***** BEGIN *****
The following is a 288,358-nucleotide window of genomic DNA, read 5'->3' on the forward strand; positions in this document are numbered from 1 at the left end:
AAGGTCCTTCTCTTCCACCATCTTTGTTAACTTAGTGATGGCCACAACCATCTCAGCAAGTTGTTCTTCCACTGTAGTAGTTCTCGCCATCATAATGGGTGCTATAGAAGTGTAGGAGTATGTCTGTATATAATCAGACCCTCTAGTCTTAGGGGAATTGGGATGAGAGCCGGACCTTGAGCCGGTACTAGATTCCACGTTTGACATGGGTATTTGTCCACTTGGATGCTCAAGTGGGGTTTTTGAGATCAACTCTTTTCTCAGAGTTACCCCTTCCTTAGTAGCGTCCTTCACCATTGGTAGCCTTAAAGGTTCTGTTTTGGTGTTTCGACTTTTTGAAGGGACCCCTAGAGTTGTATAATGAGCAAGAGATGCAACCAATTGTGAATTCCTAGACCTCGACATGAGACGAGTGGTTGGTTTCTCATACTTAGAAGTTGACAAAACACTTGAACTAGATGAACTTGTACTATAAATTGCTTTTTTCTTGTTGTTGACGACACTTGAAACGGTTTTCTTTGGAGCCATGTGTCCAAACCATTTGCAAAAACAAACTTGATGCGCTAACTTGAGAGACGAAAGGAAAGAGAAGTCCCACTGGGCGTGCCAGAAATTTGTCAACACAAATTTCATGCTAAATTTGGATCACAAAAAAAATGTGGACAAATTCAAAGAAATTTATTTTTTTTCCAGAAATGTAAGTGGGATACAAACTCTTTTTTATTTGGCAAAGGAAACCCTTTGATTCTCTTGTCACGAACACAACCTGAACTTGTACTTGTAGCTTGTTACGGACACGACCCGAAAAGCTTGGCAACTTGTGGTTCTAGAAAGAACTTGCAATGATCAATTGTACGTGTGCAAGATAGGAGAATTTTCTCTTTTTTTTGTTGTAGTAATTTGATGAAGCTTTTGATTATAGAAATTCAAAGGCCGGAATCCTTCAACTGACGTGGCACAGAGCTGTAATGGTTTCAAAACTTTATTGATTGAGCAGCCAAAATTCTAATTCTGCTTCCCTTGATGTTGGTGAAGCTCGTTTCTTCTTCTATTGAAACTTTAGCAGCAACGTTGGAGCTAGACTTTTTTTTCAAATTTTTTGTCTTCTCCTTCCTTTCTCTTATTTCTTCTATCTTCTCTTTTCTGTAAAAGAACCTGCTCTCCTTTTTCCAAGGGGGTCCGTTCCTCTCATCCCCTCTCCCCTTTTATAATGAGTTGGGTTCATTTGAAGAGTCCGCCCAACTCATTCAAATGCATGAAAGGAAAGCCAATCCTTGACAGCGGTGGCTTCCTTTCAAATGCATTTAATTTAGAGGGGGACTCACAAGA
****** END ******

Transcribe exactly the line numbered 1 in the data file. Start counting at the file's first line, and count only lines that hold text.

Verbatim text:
The following is a 288,358-nucleotide window of genomic DNA, read 5'->3' on the forward strand; positions in this document are numbered from 1 at the left end: